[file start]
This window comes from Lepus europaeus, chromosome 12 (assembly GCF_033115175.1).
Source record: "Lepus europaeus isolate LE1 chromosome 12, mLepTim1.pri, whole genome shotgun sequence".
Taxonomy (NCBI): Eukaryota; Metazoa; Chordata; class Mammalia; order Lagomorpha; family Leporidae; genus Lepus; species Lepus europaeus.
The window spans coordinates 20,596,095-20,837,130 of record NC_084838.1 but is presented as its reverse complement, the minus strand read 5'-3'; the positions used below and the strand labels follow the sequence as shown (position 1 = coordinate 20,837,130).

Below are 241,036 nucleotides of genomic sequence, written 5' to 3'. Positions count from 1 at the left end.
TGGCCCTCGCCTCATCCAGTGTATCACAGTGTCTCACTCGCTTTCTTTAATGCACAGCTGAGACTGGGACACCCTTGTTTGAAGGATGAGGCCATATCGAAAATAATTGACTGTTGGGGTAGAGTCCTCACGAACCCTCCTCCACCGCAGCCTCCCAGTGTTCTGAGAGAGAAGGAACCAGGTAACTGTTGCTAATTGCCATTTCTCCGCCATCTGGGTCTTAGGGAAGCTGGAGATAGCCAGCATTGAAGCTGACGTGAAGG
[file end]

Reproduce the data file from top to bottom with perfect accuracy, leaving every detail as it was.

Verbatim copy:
This window comes from Lepus europaeus, chromosome 12 (assembly GCF_033115175.1).
Source record: "Lepus europaeus isolate LE1 chromosome 12, mLepTim1.pri, whole genome shotgun sequence".
Taxonomy (NCBI): Eukaryota; Metazoa; Chordata; class Mammalia; order Lagomorpha; family Leporidae; genus Lepus; species Lepus europaeus.
The window spans coordinates 20,596,095-20,837,130 of record NC_084838.1 but is presented as its reverse complement, the minus strand read 5'-3'; the positions used below and the strand labels follow the sequence as shown (position 1 = coordinate 20,837,130).

Below are 241,036 nucleotides of genomic sequence, written 5' to 3'. Positions count from 1 at the left end.
TGGCCCTCGCCTCATCCAGTGTATCACAGTGTCTCACTCGCTTTCTTTAATGCACAGCTGAGACTGGGACACCCTTGTTTGAAGGATGAGGCCATATCGAAAATAATTGACTGTTGGGGTAGAGTCCTCACGAACCCTCCTCCACCGCAGCCTCCCAGTGTTCTGAGAGAGAAGGAACCAGGTAACTGTTGCTAATTGCCATTTCTCCGCCATCTGGGTCTTAGGGAAGCTGGAGATAGCCAGCATTGAAGCTGACGTGAAGG